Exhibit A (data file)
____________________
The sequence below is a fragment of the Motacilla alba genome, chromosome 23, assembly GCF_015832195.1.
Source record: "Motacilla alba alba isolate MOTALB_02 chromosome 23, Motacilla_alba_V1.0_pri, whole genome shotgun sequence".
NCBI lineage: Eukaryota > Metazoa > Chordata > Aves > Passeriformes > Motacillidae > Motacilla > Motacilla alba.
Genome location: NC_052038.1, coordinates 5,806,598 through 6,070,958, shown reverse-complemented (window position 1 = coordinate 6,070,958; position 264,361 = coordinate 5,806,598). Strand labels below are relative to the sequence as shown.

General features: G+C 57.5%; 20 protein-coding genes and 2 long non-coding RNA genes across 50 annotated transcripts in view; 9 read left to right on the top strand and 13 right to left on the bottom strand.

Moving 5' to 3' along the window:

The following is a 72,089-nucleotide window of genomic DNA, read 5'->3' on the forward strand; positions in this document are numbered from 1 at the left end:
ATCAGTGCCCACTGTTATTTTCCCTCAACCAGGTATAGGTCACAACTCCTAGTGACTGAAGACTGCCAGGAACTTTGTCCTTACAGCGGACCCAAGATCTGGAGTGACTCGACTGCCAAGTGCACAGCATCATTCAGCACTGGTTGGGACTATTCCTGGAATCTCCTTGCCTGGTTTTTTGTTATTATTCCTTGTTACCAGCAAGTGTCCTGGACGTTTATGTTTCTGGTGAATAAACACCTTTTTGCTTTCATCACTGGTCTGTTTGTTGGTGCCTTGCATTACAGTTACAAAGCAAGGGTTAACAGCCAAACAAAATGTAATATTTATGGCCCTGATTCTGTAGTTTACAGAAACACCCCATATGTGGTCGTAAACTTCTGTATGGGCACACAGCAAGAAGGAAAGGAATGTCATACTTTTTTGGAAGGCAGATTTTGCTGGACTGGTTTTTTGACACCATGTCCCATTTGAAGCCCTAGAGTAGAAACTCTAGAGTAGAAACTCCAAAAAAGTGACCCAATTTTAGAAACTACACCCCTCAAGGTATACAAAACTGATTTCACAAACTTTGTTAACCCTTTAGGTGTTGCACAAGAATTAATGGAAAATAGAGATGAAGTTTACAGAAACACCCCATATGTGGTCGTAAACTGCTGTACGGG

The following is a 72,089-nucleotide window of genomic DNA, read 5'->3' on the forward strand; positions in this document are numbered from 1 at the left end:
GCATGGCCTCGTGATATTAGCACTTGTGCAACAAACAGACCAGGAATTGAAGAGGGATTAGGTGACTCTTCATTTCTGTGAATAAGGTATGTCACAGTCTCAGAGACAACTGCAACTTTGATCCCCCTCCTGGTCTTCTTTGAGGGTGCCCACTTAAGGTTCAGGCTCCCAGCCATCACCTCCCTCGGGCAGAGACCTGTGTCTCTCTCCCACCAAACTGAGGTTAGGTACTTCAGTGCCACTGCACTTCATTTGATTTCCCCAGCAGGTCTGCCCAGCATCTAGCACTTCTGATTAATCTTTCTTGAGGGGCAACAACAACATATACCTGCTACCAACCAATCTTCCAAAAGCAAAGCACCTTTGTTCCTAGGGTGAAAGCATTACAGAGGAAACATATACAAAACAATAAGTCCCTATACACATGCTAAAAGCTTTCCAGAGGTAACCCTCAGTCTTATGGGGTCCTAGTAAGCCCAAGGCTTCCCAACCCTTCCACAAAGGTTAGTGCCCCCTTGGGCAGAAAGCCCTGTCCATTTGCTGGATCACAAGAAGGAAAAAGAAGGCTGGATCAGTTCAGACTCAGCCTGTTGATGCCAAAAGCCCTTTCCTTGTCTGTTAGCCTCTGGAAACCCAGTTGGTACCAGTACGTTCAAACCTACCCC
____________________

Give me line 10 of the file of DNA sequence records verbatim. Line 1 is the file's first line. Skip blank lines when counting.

GCATGGCCTCGTGATATTAGCACTTGTGCAACAAACAGACCAGGAATTGAAGAGGGATTAGGTGACTCTTCATTTCTGTGAATAAGGTATGTCACAGTCTCAGAGACAACTGCAACTTTGATCCCCCTCCTGGTCTTCTTTGAGGGTGCCCACTTAAGGTTCAGGCTCCCAGCCATCACCTCCCTCGGGCAGAGACCTGTGTCTCTCTCCCACCAAACTGAGGTTAGGTACTTCAGTGCCACTGCACTTCATTTGATTTCCCCAGCAGGTCTGCCCAGCATCTAGCACTTCTGATTAATCTTTCTTGAGGGGCAACAACAACATATACCTGCTACCAACCAATCTTCCAAAAGCAAAGCACCTTTGTTCCTAGGGTGAAAGCATTACAGAGGAAACATATACAAAACAATAAGTCCCTATACACATGCTAAAAGCTTTCCAGAGGTAACCCTCAGTCTTATGGGGTCCTAGTAAGCCCAAGGCTTCCCAACCCTTCCACAAAGGTTAGTGCCCCCTTGGGCAGAAAGCCCTGTCCATTTGCTGGATCACAAGAAGGAAAAAGAAGGCTGGATCAGTTCAGACTCAGCCTGTTGATGCCAAAAGCCCTTTCCTTGTCTGTTAGCCTCTGGAAACCCAGTTGGTACCAGTACGTTCAAACCTACCCC